Abortion-related bills move forward in Iowa House

Abortion-related bills move forward in Iowa House

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DES MOINES — Two bills that opponents called attacks on women’s right to an abortion were moved forward in the Iowa House on Thursday by lawmakers who said the proposals promote the respectful treatment of fetal remains and fully inform women considering abortion of their options.

“When I want a second opinion, I don’t go to the Legislature,” Rep. Beth Wessel-Kroeschell, D- Ames, said about House Study Bill 672, which called for physicians to give women information relating to the effectiveness and possibility of avoiding, ceasing or reversing the effects of a medication abortion. “We’ve gone really low in this Legislature, but asking physicians to lie goes beyond reproach.”

House Human Resources Chairwoman Shannon Lundgren, R-Peosta, rejected that notion.

Information about the efficacy of reversing medication abortions — presented by those for and against abortion — may be contradictory, Lundgren said, but she couldn’t believe people would oppose giving women more information about their health care.

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“A woman faced with this situation should have every ounce of information available,” Lundgren said.

A medication abortion is one induced by a drug, such as mifepristone and misoprostol, administered with the intent to terminate a pregnancy.


Earlier in the day, another Human Resources subcommittee advanced a bill outlining how fetal remains — from abortions as well as miscarriages — should be handled by health care facilities.

HSB 660 would provide that when a fetal death occurs, medical personnel shall inform the woman that she may determine the final disposition of the remains.

The bill was spurred, at least in part, by an Indiana case where nearly 2,400 fetal remains were found in the garage of a doctor who performed abortions, said Rep. Rob Bacon, R-Slater.

Regardless of one’s views on abortion, he argued, “this is human life that should be treated with respect.”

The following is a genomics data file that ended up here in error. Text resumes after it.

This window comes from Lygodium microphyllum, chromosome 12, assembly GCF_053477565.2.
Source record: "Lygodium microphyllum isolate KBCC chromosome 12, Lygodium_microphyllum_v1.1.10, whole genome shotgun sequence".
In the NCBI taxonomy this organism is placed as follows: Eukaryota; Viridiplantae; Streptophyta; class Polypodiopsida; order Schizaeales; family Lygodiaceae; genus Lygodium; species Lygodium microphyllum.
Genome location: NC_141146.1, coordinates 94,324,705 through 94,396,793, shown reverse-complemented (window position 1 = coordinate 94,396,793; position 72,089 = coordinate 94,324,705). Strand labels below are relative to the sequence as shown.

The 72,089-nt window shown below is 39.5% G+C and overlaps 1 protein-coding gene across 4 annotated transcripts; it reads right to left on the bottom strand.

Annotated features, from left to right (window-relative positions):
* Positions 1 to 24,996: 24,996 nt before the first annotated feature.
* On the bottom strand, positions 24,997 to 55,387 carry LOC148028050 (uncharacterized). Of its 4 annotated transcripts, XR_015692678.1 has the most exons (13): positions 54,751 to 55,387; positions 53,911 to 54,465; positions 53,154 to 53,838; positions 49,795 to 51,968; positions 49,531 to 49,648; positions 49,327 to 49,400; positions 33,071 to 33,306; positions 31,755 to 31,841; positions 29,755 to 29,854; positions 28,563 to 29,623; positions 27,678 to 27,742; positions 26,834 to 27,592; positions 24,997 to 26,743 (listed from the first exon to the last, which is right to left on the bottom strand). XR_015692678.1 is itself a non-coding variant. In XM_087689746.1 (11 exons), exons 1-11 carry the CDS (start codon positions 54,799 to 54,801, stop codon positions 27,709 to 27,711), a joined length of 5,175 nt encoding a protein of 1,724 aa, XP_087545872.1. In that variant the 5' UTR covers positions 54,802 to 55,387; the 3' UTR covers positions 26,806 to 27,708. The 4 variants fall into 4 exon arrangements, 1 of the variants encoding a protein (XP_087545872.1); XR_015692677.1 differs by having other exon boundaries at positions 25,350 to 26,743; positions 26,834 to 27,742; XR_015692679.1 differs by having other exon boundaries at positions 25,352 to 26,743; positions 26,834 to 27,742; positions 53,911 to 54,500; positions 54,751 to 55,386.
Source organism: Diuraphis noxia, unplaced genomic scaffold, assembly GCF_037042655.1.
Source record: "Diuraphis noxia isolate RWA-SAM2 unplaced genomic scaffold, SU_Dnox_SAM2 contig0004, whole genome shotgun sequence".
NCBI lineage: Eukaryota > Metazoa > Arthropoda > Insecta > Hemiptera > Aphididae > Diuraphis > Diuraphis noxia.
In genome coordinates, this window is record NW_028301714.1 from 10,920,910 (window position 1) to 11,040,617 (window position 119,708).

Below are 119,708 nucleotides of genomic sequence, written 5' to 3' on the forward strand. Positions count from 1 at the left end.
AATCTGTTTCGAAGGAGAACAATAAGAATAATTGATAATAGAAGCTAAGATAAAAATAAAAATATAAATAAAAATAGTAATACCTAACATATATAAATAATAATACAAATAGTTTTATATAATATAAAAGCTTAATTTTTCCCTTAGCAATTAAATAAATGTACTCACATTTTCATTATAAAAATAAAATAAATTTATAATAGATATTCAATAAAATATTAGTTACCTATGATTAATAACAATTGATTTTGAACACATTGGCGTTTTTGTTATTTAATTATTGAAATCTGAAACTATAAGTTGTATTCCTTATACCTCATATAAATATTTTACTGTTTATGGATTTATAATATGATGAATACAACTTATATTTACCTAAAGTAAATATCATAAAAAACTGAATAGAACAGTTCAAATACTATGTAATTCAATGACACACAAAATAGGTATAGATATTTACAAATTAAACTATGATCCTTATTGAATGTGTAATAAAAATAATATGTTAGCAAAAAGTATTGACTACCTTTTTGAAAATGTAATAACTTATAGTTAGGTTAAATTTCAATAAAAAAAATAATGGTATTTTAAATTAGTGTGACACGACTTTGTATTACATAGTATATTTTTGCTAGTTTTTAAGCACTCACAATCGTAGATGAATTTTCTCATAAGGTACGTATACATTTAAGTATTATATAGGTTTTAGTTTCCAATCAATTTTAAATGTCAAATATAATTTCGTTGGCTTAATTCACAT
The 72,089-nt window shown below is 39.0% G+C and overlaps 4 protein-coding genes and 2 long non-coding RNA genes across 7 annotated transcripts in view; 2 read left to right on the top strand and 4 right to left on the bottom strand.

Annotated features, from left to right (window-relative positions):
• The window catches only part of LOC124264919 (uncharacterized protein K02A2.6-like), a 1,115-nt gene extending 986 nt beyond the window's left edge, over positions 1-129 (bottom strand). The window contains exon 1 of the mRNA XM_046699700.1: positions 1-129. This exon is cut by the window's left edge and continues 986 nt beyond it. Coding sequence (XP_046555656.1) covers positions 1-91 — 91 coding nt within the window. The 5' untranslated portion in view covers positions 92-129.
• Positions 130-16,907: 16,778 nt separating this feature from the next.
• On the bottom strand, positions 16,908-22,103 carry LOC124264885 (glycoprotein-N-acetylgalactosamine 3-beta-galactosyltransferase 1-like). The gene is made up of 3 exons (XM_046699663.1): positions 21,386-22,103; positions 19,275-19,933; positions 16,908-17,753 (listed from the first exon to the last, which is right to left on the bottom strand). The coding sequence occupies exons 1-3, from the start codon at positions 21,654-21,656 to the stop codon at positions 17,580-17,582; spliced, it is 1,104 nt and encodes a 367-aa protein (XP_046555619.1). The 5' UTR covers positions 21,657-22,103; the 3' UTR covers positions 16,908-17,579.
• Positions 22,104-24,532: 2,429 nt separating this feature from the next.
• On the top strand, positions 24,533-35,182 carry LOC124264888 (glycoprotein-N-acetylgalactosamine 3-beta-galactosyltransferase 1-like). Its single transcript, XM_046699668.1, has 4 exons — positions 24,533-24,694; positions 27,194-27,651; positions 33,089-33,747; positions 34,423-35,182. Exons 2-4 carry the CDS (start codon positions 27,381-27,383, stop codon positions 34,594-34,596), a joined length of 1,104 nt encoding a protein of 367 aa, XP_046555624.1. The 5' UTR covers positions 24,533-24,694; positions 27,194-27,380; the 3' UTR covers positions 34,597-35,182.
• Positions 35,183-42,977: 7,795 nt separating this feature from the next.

Tom Chapman of the Iowa Catholic Conference echoed that, saying that in his faith, burying the dead is an act of mercy.

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“Whether people oppose or support abortion, I think the least we can do is ensure that all human remains, including the bodily remains of all unborn children, are treated with dignity and respect,” Chapman said.

In both hearings, opponents argued the bills are part of a larger attempt to ban abortion in Iowa.

One part of HSB 660 would require the filing of a death certificate for fetal deaths occurring after 12 weeks gestation. Current law specifies 20 weeks. Committee members debated whether that would require parents to give a name to the fetal remains.

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Women who said they had suffered multiple miscarriages told the subcommittee it would be offensive to require them to put a name on a death certificate and would add to the trauma of their loss.

“We’re regulating grief,” Wessel-Kroeschell said. “I can’t bring myself to think we have to tell women how to grieve.”

Both bills now are eligible for consideration by the full Human Resources Committee.

Comments: (319) 398-8375; james.lynch@thegazette.com


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